Crossings: African writers in the era of the transatlantic slave trade
- Article written by: Dr Marion Wallace
- Published: 12 Oct 2015
The transatlantic slave trade
Letter by Ayuba Suleiman Diallo
Diallo wrote this letter, in Arabic, probably while enslaved in Maryland after his capture on the coast of Senegal in 1731.View images from this item (1)
The Life of Olaudah Equiano, first edition
In his autobiography, Olaudah Equiano tells of his early life in Africa, his enslavement and how he gained his freedom.View images from this item (1)
Equiano eventually settled in England, where he became the leading campaigning figure among the Black population, which numbered several thousand. It was Equiano who brought the news of the Zong atrocity to the abolition campaigner Granville Sharp. The Zong was a slave ship from which, in 1781, 131 Africans were thrown into the sea and drowned in order to save water supplies for the crew and healthier captives on board.
Thoughts and sentiments on the evil and wicked traffic
This is the first British publication in which an African writer argues for an end to the slave trade and enslavement.View images from this item (1)
Equiano’s friend Ottobah Cugoano (c. 1757– after 1791) was the most outspoken of the 18th-century writers of African heritage. In his 1787 book he condemned ‘... that infamous and iniquitous traffic of stealing, kid-napping, buying, selling, and cruelly enslaving men!’ ‘No man can’, he declared, ‘with impunity, steal, kidnap, buy or sell another man without being guilty of the most atrocious villainy’.
Phillis Wheatley’s Poems
Phillis Wheatley was a literary prodigy who published this poetry collection aged about 19.View images from this item (11)
Another African author to publish in London was the prodigy Phillis Wheatley, who in 1773, at the age of about 19, brought out her collection of Romantic poetry. Wheatley, born in Africa and enslaved in Boston, Massachusetts, was helped by her ‘owners’ to pursue her vocation as a poet and allowed to travel to London.
Although her work is not explicitly political, it does contain telling comments and coded references. One of her poems, for example, celebrates Africa in a way very unusual for the time: ‘… And pleasing Gambia on my soul returns,/ With native grace in spring’s luxuriant reign,/ Smiles the gay mead, and Eden blooms again …’.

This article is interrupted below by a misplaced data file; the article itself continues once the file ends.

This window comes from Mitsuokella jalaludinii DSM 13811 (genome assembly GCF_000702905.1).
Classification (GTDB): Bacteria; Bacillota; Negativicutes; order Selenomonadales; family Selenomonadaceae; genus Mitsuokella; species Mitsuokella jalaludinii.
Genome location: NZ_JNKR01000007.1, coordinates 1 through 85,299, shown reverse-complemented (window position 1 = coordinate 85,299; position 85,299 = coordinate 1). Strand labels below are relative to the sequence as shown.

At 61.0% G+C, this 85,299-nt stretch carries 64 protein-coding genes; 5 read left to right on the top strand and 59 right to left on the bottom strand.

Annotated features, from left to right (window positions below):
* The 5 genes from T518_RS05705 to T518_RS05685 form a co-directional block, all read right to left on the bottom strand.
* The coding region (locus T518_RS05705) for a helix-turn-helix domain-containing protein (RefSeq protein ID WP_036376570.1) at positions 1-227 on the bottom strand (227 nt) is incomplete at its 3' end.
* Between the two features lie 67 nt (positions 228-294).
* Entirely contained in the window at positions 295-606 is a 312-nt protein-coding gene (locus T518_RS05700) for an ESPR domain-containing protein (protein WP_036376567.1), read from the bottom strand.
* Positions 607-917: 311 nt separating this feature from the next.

Wheatley returned to Boston to care for her ailing mistress, but it is likely that she only did so in exchange for a promise of emancipation, since she obtained her freedom shortly thereafter.
Ignatius Sancho (c. 1729–80), born on a slave ship and enslaved in London as a very young child, is another figure of some literary standing. A writer, composer, actor, art patron, family man and eventually the owner of an independent grocery business, Sancho was deeply involved in the cultural circles of his time, and his letters – then a popular literary form – were published shortly after his death.
Sancho is often seen as a conservative figure, but he was opposed to the slave trade, which he called ‘the unchristian and most diabolical usage of my brother Negroes’. Among his many correspondents he numbered Laurence Sterne, the author of Tristram Shandy, whom he asked to ‘give half an hours attention to slavery’. Sterne replied that he had already addressed the subject with a story he described as the ‘tender tale of the sorrows of a friendless poor negro-girl’. This appears in volume 9 of Tristram Shandy.
Abolition and emancipation
By the early 19th century, the struggle to abolish the slave trade was succeeding. Denmark ended its transatlantic slave trade in 1803, Britain in 1807 and France in 1818. At the same time, efforts to resettle those freed from enslavement had resulted in the foundation of several colonies in West Africa. These included Sierra Leone and Liberia.
The colony of Sierra Leone
The colony of Sierra Leone was founded in 1787 to provide a home to Africans freed from enslavement.View images from this item (1)
The slave system itself was maintained for a longer period, despite the frequent rebellions of enslaved populations and the surging political campaign for emancipation. In Haiti, Toussaint L’Ouverture led a successful uprising, becoming the first governor of the independent island in 1801.
In Britain, written accounts by those who had experienced enslavement at first hand continued to play a crucial part in raising public awareness. A rare autobiography dictated by a woman, Mary Prince (1788–1833), was published in London in 1831, stripping bare the the slave system in all its brutal detail.
The History of Mary Prince
This is the autobiography of Mary Prince, published in 1831, a book that laid bare the brutalities of the slave system.
In British colonies, resistance came to fruition when, on 1 August 1838, enslaved people won their freedom. This day saw the end of a period of ‘apprenticeship’, which had effectively prolonged the system of enslavement even after it was made illegal in 1834.
The illustration below is dated 1834, but in fact it probably shows the celebrations outside Government House in Jamaica in 1838. It is published in a book by James Phillippo, a Baptist missionary, who recorded that the island was in ‘a state of joyous excitement’, people waving banners declaring ‘We are free!’.
Jamaica: its past and present state
The author of this book, James Mursell Phillippo, was a Baptist missionary in Jamaica who strongly opposed enslavement.View images from this item (1)
Emancipation was a huge victory, but not an unambiguous one. In British colonies, slave-owners, not the enslaved, received financial compensation. For most, emancipation spelled the beginning of further struggles against poverty and exploitation.